The lories and lorikeets, hanging parrots and Swift Parrot are primarily nectar and pollen consumers, and have tongues with brush tips to collect this source of food, as well as some specialised gut adaptations to accommodate this diet. Many other species also consume nectar as well when it becomes available.

In addition to feeding on seeds and flowers, some parrot species will prey on animals, especially invertebrate larvae. Golden-winged Parakeets prey on water snails, and famously the Keas of New Zealand will kill juvenile petrels and even attack and indirectly kill adult sheep. Another New Zealand parrot, the Antipodes Island Parakeet, enters the burrows of nesting Grey-backed Storm Petrels and kills the incubating adults. Some cockatoos and the Kâkâ will excavate branches and wood to obtain grubs.

Although there are a few exceptions, parrots are monogamous breeders which nest in cavities and hold no territories other than their nesting sites. The pair bonds of the parrots and cockatoos are strong and a pair will remain close even during the non-breeding season, even if they join larger flocks. As with many birds, pair bond formation is preceded by courtship displays; these are relatively simple in the case of cockatoos. In Psittacidae parrots common breeding displays, usually undertaken by the male, include slow deliberate steps known as a “parade” or “stately walk” and the “eye-blaze”, where the pupil of the eye constricts to reveal the edge of the iris. Allopreening is used by the pair to help maintain the bond. Cooperative breeding, where birds other than the breeding pair help the pair raise the young and is common in some bird families, is extremely rare in parrots, and has only unambiguously been demonstrated in the Golden Parakeet (which may also exhibit polyamorous, or group breeding, behaviour with multiple females contributing to the clutch).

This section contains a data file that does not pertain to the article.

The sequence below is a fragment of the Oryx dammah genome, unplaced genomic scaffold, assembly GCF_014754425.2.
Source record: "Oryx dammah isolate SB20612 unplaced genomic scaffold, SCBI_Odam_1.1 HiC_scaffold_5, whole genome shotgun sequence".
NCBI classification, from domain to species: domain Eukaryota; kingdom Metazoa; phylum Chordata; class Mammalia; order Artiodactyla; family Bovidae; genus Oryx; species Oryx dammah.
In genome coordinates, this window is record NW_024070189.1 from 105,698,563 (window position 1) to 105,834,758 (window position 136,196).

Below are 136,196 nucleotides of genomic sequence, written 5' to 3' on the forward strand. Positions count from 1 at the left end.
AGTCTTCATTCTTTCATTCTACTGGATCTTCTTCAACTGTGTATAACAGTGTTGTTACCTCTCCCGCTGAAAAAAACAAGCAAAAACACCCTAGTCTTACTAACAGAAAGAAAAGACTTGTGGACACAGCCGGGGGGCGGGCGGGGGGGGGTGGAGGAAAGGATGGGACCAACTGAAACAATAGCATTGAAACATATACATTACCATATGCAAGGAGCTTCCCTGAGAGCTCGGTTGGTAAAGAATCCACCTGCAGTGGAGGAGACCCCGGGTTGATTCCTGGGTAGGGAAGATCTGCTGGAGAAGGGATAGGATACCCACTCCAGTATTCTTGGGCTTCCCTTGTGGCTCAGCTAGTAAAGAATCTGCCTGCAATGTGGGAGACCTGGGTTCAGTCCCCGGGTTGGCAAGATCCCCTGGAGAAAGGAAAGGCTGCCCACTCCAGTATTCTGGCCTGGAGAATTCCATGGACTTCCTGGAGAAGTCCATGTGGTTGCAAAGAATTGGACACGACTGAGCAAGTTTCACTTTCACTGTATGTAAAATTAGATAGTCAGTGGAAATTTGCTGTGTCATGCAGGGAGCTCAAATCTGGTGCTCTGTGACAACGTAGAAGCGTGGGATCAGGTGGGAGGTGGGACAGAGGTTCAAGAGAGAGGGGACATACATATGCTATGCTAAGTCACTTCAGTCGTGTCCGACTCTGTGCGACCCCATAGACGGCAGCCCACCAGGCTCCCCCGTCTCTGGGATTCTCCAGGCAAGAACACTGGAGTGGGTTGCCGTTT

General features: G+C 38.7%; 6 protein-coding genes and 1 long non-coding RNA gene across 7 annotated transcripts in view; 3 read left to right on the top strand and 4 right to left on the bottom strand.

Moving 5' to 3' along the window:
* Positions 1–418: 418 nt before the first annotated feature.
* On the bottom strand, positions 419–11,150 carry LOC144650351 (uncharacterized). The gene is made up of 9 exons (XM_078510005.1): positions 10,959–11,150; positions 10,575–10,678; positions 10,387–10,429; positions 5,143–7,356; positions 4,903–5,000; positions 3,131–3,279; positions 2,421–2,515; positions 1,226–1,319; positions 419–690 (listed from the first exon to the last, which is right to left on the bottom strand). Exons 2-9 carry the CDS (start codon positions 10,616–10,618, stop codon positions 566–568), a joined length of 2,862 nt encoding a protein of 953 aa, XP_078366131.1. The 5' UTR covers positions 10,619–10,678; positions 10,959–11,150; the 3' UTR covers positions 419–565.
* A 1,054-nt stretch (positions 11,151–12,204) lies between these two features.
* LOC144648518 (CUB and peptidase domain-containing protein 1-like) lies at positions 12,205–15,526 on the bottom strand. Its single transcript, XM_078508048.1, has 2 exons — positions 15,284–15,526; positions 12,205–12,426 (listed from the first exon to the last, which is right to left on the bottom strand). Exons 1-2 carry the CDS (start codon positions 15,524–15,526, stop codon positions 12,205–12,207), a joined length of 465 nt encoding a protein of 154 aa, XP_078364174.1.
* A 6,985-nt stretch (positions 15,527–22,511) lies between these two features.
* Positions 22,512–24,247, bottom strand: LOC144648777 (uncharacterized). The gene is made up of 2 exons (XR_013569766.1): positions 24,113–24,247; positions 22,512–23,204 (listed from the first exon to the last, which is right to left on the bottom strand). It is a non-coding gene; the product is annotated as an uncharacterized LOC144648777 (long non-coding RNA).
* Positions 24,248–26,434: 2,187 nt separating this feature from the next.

The eggs of parrots are white. In most species the female undertakes all the incubation, although incubation is shared in cockatoos, the Blue Lorikeet, and the Vernal Hanging Parrot. The female remains in the nest for almost all of the incubation period and is fed both by the male and during short breaks. Incubation varies from 17 to 35 days, with larger species having longer incubation periods. The newly born young are altricial, either lacking feathers or with sparse white down. The young spend anything from three weeks to four months in the nest, depending on species, and may receive parental care for several months thereafter.